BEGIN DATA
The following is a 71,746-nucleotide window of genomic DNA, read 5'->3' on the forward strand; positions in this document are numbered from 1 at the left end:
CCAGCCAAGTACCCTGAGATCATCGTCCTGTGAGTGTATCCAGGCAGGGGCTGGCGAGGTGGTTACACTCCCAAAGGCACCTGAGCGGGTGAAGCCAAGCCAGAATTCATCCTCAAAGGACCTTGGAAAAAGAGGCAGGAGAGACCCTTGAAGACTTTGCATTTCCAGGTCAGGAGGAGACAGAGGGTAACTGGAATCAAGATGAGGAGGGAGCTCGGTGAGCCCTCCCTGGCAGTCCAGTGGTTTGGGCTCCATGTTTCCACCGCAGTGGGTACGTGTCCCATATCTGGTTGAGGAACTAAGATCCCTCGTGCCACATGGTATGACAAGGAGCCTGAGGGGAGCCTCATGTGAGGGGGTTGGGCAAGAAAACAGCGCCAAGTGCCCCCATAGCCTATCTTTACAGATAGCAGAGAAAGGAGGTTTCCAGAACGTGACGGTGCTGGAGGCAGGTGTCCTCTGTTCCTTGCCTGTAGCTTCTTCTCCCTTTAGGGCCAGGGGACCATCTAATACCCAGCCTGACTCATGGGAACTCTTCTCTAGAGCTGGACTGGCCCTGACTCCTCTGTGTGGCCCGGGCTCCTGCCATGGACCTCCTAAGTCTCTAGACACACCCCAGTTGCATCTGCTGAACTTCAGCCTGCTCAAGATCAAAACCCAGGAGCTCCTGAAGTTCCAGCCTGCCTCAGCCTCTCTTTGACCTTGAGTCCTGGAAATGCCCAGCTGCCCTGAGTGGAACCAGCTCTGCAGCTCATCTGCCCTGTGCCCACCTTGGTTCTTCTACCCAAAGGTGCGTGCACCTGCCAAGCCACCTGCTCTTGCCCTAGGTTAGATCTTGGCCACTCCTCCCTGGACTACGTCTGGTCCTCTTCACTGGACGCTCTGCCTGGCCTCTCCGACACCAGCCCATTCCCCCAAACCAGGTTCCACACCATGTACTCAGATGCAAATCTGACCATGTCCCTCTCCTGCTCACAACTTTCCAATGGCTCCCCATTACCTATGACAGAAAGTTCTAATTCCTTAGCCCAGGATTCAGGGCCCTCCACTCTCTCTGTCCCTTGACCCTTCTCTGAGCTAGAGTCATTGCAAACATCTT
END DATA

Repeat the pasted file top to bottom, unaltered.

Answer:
The following is a 71,746-nucleotide window of genomic DNA, read 5'->3' on the forward strand; positions in this document are numbered from 1 at the left end:
CCAGCCAAGTACCCTGAGATCATCGTCCTGTGAGTGTATCCAGGCAGGGGCTGGCGAGGTGGTTACACTCCCAAAGGCACCTGAGCGGGTGAAGCCAAGCCAGAATTCATCCTCAAAGGACCTTGGAAAAAGAGGCAGGAGAGACCCTTGAAGACTTTGCATTTCCAGGTCAGGAGGAGACAGAGGGTAACTGGAATCAAGATGAGGAGGGAGCTCGGTGAGCCCTCCCTGGCAGTCCAGTGGTTTGGGCTCCATGTTTCCACCGCAGTGGGTACGTGTCCCATATCTGGTTGAGGAACTAAGATCCCTCGTGCCACATGGTATGACAAGGAGCCTGAGGGGAGCCTCATGTGAGGGGGTTGGGCAAGAAAACAGCGCCAAGTGCCCCCATAGCCTATCTTTACAGATAGCAGAGAAAGGAGGTTTCCAGAACGTGACGGTGCTGGAGGCAGGTGTCCTCTGTTCCTTGCCTGTAGCTTCTTCTCCCTTTAGGGCCAGGGGACCATCTAATACCCAGCCTGACTCATGGGAACTCTTCTCTAGAGCTGGACTGGCCCTGACTCCTCTGTGTGGCCCGGGCTCCTGCCATGGACCTCCTAAGTCTCTAGACACACCCCAGTTGCATCTGCTGAACTTCAGCCTGCTCAAGATCAAAACCCAGGAGCTCCTGAAGTTCCAGCCTGCCTCAGCCTCTCTTTGACCTTGAGTCCTGGAAATGCCCAGCTGCCCTGAGTGGAACCAGCTCTGCAGCTCATCTGCCCTGTGCCCACCTTGGTTCTTCTACCCAAAGGTGCGTGCACCTGCCAAGCCACCTGCTCTTGCCCTAGGTTAGATCTTGGCCACTCCTCCCTGGACTACGTCTGGTCCTCTTCACTGGACGCTCTGCCTGGCCTCTCCGACACCAGCCCATTCCCCCAAACCAGGTTCCACACCATGTACTCAGATGCAAATCTGACCATGTCCCTCTCCTGCTCACAACTTTCCAATGGCTCCCCATTACCTATGACAGAAAGTTCTAATTCCTTAGCCCAGGATTCAGGGCCCTCCACTCTCTCTGTCCCTTGACCCTTCTCTGAGCTAGAGTCATTGCAAACATCTT